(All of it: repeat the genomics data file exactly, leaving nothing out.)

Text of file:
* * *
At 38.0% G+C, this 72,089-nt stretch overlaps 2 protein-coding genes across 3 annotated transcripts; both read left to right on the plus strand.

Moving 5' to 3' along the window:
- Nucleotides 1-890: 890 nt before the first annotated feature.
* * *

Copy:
At 38.0% G+C, this 72,089-nt stretch overlaps 2 protein-coding genes across 3 annotated transcripts; both read left to right on the plus strand.

Moving 5' to 3' along the window:
- Nucleotides 1-890: 890 nt before the first annotated feature.